Angular acceleration Along with linear motion, owing to rotating propellers and its orientation, drone will also have some rotational motion. . While it is convenient to have the linear equations of motion in the inertial / world frame, the rotational equations of motion are useful to us in the body frame, so that we can express rotations about the center of the quadcopter instead of about our inertial center. As mentioned in section 4, we will use drone’s IMU to get its angular accelerations. Let’s consider output from IMU be p, q and r, representing rotational velocities around drone’s x, y and z body axis.

We derive the rotational equations of motion from Euler’s equations for rigid body dynamics. Expressed in vector form, Euler’s equations are written as
where ω = [p, q, r]^T is the angular velocity vector, I is the inertia matrix, and moment is a vector of external moment / torques developed in section 2. . Please don’t get confused with usage of ω (as angular velocity) in this section with it’s usage as propeller’s rotation rate. We will stick to usage of ω as rotation rate post this section. We can rewrite above equation as
Replacing ω with [p, q, r]^T, expanding moment vector and reshuffling above equation we get angular accelerations in body frame as

Rate of change of the Euler angles
Although drone’s orientation is originally observed in Body frame, we need to convert them to World Frame. Again, we use rotation matrix as per below formula for this purpose. The derivation of this formula is little elongated and is provided in the Reference [6]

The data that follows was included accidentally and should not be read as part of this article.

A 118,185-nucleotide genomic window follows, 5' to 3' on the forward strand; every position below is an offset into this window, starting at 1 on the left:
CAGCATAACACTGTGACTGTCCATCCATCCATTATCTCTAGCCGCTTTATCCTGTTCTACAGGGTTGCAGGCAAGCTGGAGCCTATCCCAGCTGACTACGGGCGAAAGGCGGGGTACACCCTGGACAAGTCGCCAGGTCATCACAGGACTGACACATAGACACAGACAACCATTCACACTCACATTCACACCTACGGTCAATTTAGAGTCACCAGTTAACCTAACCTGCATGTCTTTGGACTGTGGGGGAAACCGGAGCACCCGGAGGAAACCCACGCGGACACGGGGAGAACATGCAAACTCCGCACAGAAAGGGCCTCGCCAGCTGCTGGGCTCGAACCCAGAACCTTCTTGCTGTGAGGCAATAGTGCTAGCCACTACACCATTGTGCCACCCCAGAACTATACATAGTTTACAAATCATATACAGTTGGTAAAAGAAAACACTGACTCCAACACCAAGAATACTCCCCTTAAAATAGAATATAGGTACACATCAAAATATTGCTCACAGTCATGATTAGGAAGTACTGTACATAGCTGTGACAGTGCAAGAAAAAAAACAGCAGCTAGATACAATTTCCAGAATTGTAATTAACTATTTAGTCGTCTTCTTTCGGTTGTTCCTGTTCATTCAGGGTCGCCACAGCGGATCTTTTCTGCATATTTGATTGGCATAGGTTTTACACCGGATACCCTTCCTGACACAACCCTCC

Recap
So to recap what we have learnt so far
1. A quadcopter has 4 (2 CW and 2 CCW) rotating propellers
2. Each Propeller creates F =K_f * ω² force in direction perpendicular to its plane and Moment M = K_m * ω² around it’s perpendicular axis.
3. A drone can be in any x, y, z position and theta (θ), phi (φ) and psi (Ψ) orientation.
4. When a drone wants to move in z direction (in World Frame) it needs to generate appropriate force (total thrust divided by 4) on each propeller. When it wants to move in either x or y direction (again World Frame), it makes respecting theta / phi angle along with generating required force
5. When tracking drone’s motion, we need to handle data in World and Body Frames
6. To convert angular data from Body Frame to World Frame, a Rotational Matrix is used
7. To track drone’s movements, we keep track of its state vector X and its derivative X_dot
8. Rotating propellers generate linear accelerations in x, y and z direction as per equation shown in section 8
9. Rotating propellers generate angular accelerations around z, y and z axis in Body frame as per equation shown in section 9
10. We convert angular velocities in Body Frame to World Frame Euler angle velocities as per equation shown in section 10.

I would like to sincerely thanks Bitcraze team for allowing me to express myself on their platform. If you liked this post, Follow, Like, Retweet it on Twitter, it will act as encouragement for writing new posts as I continue my journey in becoming a complete Drone engineer.

In August we got invited by Marion from ETH Zurich to help out with this years PolyHack, that is organized by Telejob, and which theme was about drones. We really like this kind of events but our reality is that we normally don’t have enough time to participate. For this occasion though we had the opportunity to both have fun and see how our products work when used during an event like this. Two birds with one stone and the decision was made. Together with one of the main sponsors ELCA, we organized the flying postman challenge:

Drones seem to be the future of post deliveries, but how is it going to work? Join us to reproduce a swarm of drones delivering parcels through a city to have a glimpse at this future!